The antimicrobial activity of the compounds 1, 2, 5, and 711 was studied by determination of minimal inhibitory concentrations (MICs) according to the NCCLS guidelines M7-A2 using the microbroth dilution methods. All of the strains were issued from the Institute Pasteur collection (Paris, France). The bacteria strains were grown on trypticase soy agar (Becton Dickinson) at 37 °C for 24 h (E. coli ATCC25299, S. aureus DSM789, P. aeruginosa (PA01)) in MHII broth for P. aeruginosa, E. coli and S. aureus. Inocula were prepared in MHII by adjusting the turbidity at 623 nm to obtain 106 CFU/mL.
Antimicrobial activities of the compounds were determined by using a broth microdilution method performed in sterile 96-well microplates. All compounds were solubilized in methanol at a concentration of 5 mg/mL and were transferred to each microplate well (in all cases concentrations of the desired molecules in methanol did not exceed 2% of the total proportion). In order to obtain a two-fold serial dilution, 100 µL of broth and 100 µL of inocula containing 5 × 105–106 CFU of each bacteria were added to each well. Several wells were reserved for positive controls, inoculum viability, and solvent effect. After 24 h incubation, growth was assayed by absorbance measurement at 623 nm with an IEMS Labsystem automatic plate reader. MIC was defined for each agent from triplicate observations as the lowest concentration of compound allowing no visible growth.

5. Conclusions

Finally, a series of triterpenoid C-28 polyamine conjugates or A-azepanes was synthesized and evaluated for their antimicrobial activity. Among them, oleanonic acid amide with diethylentriamine appears to be an interesting antimicrobial candidate against both Gram-positive and Gram-negative bacteria. Current studies are underway to evaluate the potentiality of such derivatives in vivo, by determining the cytotoxicity of these compounds, establishing the mechanism of action of this new class of antimicrobial agents and designing more active derivatives by varying the nature of the polyamine chain involved.

Supplementary Materials

The following are available online, Figures S1–S18: 1H and 13C spectra for compounds 1, 2, 511, Scheme S1: Full synthetic route from betulin to compounds 1, 2 and 8 and from betulonic aldehyde to compounds 3, 5 and 7, Scheme S2: Full synthetic route from ursonic and oleanonic acids to compounds 4, 6 and 911.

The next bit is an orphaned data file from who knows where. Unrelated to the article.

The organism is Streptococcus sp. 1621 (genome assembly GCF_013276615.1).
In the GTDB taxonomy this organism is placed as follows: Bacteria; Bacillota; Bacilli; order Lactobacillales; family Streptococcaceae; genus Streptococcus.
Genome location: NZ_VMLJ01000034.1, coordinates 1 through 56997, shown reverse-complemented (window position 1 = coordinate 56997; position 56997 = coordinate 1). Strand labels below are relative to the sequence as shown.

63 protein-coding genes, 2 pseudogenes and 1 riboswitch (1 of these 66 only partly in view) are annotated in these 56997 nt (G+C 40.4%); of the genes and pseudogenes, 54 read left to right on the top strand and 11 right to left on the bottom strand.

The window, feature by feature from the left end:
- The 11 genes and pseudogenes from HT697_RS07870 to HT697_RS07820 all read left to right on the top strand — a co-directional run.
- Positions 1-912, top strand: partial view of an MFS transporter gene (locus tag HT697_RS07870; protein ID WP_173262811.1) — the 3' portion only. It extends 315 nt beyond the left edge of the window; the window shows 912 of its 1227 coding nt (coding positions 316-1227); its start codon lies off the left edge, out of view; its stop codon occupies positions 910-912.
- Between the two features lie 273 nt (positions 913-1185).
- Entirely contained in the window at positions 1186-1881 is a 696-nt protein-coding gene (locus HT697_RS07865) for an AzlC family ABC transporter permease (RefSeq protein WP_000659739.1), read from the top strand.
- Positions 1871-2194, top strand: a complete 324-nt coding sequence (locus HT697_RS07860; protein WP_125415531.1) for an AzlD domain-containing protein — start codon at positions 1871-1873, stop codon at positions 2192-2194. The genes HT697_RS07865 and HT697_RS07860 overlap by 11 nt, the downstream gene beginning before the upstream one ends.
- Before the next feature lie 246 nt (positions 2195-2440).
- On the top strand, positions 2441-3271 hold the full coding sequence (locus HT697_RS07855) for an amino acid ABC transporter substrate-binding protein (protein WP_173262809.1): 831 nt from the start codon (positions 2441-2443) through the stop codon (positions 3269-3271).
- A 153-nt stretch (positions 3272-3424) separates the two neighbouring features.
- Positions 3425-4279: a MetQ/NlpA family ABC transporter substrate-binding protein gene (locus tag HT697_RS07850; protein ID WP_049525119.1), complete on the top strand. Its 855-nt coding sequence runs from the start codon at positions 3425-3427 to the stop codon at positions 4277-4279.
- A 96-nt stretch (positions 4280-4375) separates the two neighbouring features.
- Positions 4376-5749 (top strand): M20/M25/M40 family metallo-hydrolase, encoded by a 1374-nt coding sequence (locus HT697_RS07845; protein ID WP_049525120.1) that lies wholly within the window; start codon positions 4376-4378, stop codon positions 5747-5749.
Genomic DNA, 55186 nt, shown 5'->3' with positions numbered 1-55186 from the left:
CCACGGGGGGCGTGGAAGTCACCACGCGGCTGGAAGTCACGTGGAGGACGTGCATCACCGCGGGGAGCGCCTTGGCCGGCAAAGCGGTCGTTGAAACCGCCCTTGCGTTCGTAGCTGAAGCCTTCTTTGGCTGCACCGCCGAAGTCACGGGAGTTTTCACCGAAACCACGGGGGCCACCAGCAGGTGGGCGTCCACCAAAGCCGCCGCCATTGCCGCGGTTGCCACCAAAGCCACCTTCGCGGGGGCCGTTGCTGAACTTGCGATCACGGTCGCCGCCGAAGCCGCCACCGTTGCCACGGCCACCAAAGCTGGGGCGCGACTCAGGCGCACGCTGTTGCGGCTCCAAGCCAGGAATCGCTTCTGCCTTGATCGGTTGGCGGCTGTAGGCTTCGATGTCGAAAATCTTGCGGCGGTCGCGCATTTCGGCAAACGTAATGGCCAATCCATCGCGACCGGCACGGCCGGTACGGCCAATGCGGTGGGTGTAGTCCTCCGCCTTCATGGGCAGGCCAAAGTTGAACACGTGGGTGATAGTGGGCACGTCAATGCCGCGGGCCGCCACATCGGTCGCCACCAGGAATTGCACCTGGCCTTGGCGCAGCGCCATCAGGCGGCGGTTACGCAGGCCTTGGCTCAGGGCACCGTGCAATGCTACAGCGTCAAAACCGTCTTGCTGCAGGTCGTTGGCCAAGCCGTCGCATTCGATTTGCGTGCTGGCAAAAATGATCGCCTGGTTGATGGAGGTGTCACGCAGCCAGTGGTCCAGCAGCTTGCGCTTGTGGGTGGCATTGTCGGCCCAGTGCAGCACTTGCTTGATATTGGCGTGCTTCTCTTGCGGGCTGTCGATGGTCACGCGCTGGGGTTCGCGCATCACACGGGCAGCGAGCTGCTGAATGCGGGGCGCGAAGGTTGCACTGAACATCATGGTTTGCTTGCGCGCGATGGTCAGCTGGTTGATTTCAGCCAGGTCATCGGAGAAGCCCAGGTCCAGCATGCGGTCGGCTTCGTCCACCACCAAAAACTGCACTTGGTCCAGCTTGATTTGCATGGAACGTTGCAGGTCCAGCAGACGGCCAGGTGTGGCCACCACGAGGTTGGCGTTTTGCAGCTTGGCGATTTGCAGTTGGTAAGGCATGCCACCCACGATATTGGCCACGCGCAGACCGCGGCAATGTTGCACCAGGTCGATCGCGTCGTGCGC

Author Contributions

O.B.K. brought the idea, managed the research, conducted some synthetic experiments and prepared the manuscript; S.N. conducted some biological experiments, E.F.K. managed the research and prepared the manuscript; G.V.G. and T.V.L. conducted some synthetic experiments; A.V.P. made structure elucidation and prepared the manuscript; J.M.B. brought the idea, conducted biological experiments and prepared the manuscript.

Funding

The synthesis of compounds 13, 5 and 8 was supported by the Russian Foundation for Basic Research (project no. 18-33-00364 mol_a to Tatyana V. Lopatina).

Acknowledgments

This work was supported by the Ministry of Education of the Russian Federation, State task projects no. AAAA-A17-117011910023-2 and AAAA-A19-119020890014-7. The study of antimicrobial activity was supported by Aix-Marseille Université.

Conflicts of Interest

The authors declare no conflict of interest.

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Figure 1. Structure of squalamine and trodusquemine.
Figure 1. Structure of squalamine and trodusquemine.
Molbank 2019 m1078 g001
Scheme 1. Synthesis of lupane type derivatives. Reagents and conditions: a. TsOH, CHCl3, reflux, 4 h; b. PCC, CH2Cl2, rt, 0.5 h; c. NH2(CH2)3NH(CH2)4NH2, MeOH, reflux, 8 h; d. LiAlH4, THF, reflux, 3 h.
Scheme 1. Synthesis of lupane type derivatives. Reagents and conditions: a. TsOH, CHCl3, reflux, 4 h; b. PCC, CH2Cl2, rt, 0.5 h; c. NH2(CH2)3NH(CH2)4NH2, MeOH, reflux, 8 h; d. LiAlH4, THF, reflux, 3 h.
Molbank 2019 m1078 sch001
Scheme 2. Synthesis of oleanane and ursane type derivatives. Reagents and conditions: a. LiAlH4, THF, reflux, 3 h; b. i PCC, CH2Cl2, rt, 0.5 h, ii NH2(CH2)3NH(CH2)4NH2, MeOH, reflux, 8 h; c. i (COCl)2, Et3N, CH2Cl2, 20 °C, 2 h, ii diethylenetriamine, CH2Cl2, Et3N, 20 °C, 3 h.
Scheme 2. Synthesis of oleanane and ursane type derivatives. Reagents and conditions: a. LiAlH4, THF, reflux, 3 h; b. i PCC, CH2Cl2, rt, 0.5 h, ii NH2(CH2)3NH(CH2)4NH2, MeOH, reflux, 8 h; c. i (COCl)2, Et3N, CH2Cl2, 20 °C, 2 h, ii diethylenetriamine, CH2Cl2, Et3N, 20 °C, 3 h.
Molbank 2019 m1078 sch002
Table 1. Minimum inhibitory concentrations and minimum bactericidal concentration of compounds 1, 2, 5, and 711.
Table 1. Minimum inhibitory concentrations and minimum bactericidal concentration of compounds 1, 2, 5, and 711.
CompoundMIC (µM)/MBC (µM)
S. aureus
DSM789
E. coli
ATCC25299
P. aeruginosa
PA01
1>200/>200>200/>200>200/>200
26.25/25>200/>200>200/>200
512.5/25>200/>200>200/>200
7>200/>200>200/>200>200/>200
83.125/6.25>200/>200>200/>200
912.5/25200/>200200/>200
1012.5/25200/>200200/>200
1112.5/2525/2550/>200
Ciprofloxacine0.200.200.20
Vancomycine0.80>200>200